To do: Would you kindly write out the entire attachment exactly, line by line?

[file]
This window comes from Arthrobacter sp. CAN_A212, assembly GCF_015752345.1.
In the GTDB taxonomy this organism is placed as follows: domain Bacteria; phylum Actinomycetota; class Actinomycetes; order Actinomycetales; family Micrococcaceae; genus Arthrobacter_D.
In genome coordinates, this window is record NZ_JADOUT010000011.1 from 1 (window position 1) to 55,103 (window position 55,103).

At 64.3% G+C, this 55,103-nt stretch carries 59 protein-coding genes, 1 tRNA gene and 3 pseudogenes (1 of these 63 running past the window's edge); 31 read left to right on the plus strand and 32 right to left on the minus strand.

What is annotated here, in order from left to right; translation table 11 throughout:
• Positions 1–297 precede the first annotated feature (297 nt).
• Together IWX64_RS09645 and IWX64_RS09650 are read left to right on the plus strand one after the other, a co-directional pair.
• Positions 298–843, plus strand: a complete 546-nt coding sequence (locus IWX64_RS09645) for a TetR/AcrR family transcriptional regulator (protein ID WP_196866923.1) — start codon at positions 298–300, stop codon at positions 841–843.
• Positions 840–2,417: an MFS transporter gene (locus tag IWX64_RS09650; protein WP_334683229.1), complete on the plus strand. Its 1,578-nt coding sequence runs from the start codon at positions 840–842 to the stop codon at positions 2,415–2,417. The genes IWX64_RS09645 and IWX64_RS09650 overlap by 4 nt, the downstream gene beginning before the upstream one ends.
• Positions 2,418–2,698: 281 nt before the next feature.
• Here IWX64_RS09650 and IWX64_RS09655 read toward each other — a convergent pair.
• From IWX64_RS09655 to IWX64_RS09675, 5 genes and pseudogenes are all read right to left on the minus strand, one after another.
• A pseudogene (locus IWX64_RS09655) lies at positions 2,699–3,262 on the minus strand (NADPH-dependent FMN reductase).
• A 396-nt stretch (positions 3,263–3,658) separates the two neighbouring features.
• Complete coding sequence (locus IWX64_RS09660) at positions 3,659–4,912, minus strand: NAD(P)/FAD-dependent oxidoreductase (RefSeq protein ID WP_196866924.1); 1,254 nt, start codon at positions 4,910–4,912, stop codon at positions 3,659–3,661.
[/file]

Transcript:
This window comes from Arthrobacter sp. CAN_A212, assembly GCF_015752345.1.
In the GTDB taxonomy this organism is placed as follows: domain Bacteria; phylum Actinomycetota; class Actinomycetes; order Actinomycetales; family Micrococcaceae; genus Arthrobacter_D.
In genome coordinates, this window is record NZ_JADOUT010000011.1 from 1 (window position 1) to 55,103 (window position 55,103).

At 64.3% G+C, this 55,103-nt stretch carries 59 protein-coding genes, 1 tRNA gene and 3 pseudogenes (1 of these 63 running past the window's edge); 31 read left to right on the plus strand and 32 right to left on the minus strand.

What is annotated here, in order from left to right; translation table 11 throughout:
• Positions 1–297 precede the first annotated feature (297 nt).
• Together IWX64_RS09645 and IWX64_RS09650 are read left to right on the plus strand one after the other, a co-directional pair.
• Positions 298–843, plus strand: a complete 546-nt coding sequence (locus IWX64_RS09645) for a TetR/AcrR family transcriptional regulator (protein ID WP_196866923.1) — start codon at positions 298–300, stop codon at positions 841–843.
• Positions 840–2,417: an MFS transporter gene (locus tag IWX64_RS09650; protein WP_334683229.1), complete on the plus strand. Its 1,578-nt coding sequence runs from the start codon at positions 840–842 to the stop codon at positions 2,415–2,417. The genes IWX64_RS09645 and IWX64_RS09650 overlap by 4 nt, the downstream gene beginning before the upstream one ends.
• Positions 2,418–2,698: 281 nt before the next feature.
• Here IWX64_RS09650 and IWX64_RS09655 read toward each other — a convergent pair.
• From IWX64_RS09655 to IWX64_RS09675, 5 genes and pseudogenes are all read right to left on the minus strand, one after another.
• A pseudogene (locus IWX64_RS09655) lies at positions 2,699–3,262 on the minus strand (NADPH-dependent FMN reductase).
• A 396-nt stretch (positions 3,263–3,658) separates the two neighbouring features.
• Complete coding sequence (locus IWX64_RS09660) at positions 3,659–4,912, minus strand: NAD(P)/FAD-dependent oxidoreductase (RefSeq protein ID WP_196866924.1); 1,254 nt, start codon at positions 4,910–4,912, stop codon at positions 3,659–3,661.